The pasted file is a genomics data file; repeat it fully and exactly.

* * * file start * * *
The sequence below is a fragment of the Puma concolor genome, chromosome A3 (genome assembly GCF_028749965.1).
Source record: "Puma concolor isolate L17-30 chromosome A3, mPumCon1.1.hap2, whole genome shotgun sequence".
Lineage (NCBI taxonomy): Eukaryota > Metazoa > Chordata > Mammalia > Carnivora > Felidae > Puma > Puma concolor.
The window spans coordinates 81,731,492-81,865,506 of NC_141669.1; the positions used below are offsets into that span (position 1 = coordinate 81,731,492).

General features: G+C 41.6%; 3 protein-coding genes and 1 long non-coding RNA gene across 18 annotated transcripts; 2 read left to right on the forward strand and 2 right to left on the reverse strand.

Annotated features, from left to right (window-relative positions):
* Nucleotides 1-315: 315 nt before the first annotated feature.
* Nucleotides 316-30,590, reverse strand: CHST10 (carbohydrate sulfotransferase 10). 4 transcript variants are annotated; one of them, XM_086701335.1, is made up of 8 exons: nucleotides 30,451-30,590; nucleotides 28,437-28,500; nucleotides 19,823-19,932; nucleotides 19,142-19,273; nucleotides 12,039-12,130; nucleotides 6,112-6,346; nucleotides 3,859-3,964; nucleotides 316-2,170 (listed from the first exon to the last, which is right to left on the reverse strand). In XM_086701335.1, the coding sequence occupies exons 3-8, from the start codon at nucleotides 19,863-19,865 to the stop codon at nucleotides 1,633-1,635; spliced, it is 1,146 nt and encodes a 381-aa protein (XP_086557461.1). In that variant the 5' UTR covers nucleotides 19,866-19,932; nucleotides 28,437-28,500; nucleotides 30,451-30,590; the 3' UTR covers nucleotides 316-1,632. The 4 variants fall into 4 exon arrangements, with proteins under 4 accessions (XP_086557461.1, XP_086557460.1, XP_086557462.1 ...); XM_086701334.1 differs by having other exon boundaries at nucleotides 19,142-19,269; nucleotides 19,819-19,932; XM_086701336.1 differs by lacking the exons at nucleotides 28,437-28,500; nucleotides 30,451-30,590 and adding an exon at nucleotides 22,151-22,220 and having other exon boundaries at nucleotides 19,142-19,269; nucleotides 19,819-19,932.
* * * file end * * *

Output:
The sequence below is a fragment of the Puma concolor genome, chromosome A3 (genome assembly GCF_028749965.1).
Source record: "Puma concolor isolate L17-30 chromosome A3, mPumCon1.1.hap2, whole genome shotgun sequence".
Lineage (NCBI taxonomy): Eukaryota > Metazoa > Chordata > Mammalia > Carnivora > Felidae > Puma > Puma concolor.
The window spans coordinates 81,731,492-81,865,506 of NC_141669.1; the positions used below are offsets into that span (position 1 = coordinate 81,731,492).

General features: G+C 41.6%; 3 protein-coding genes and 1 long non-coding RNA gene across 18 annotated transcripts; 2 read left to right on the forward strand and 2 right to left on the reverse strand.

Annotated features, from left to right (window-relative positions):
* Nucleotides 1-315: 315 nt before the first annotated feature.
* Nucleotides 316-30,590, reverse strand: CHST10 (carbohydrate sulfotransferase 10). 4 transcript variants are annotated; one of them, XM_086701335.1, is made up of 8 exons: nucleotides 30,451-30,590; nucleotides 28,437-28,500; nucleotides 19,823-19,932; nucleotides 19,142-19,273; nucleotides 12,039-12,130; nucleotides 6,112-6,346; nucleotides 3,859-3,964; nucleotides 316-2,170 (listed from the first exon to the last, which is right to left on the reverse strand). In XM_086701335.1, the coding sequence occupies exons 3-8, from the start codon at nucleotides 19,863-19,865 to the stop codon at nucleotides 1,633-1,635; spliced, it is 1,146 nt and encodes a 381-aa protein (XP_086557461.1). In that variant the 5' UTR covers nucleotides 19,866-19,932; nucleotides 28,437-28,500; nucleotides 30,451-30,590; the 3' UTR covers nucleotides 316-1,632. The 4 variants fall into 4 exon arrangements, with proteins under 4 accessions (XP_086557461.1, XP_086557460.1, XP_086557462.1 ...); XM_086701334.1 differs by having other exon boundaries at nucleotides 19,142-19,269; nucleotides 19,819-19,932; XM_086701336.1 differs by lacking the exons at nucleotides 28,437-28,500; nucleotides 30,451-30,590 and adding an exon at nucleotides 22,151-22,220 and having other exon boundaries at nucleotides 19,142-19,269; nucleotides 19,819-19,932.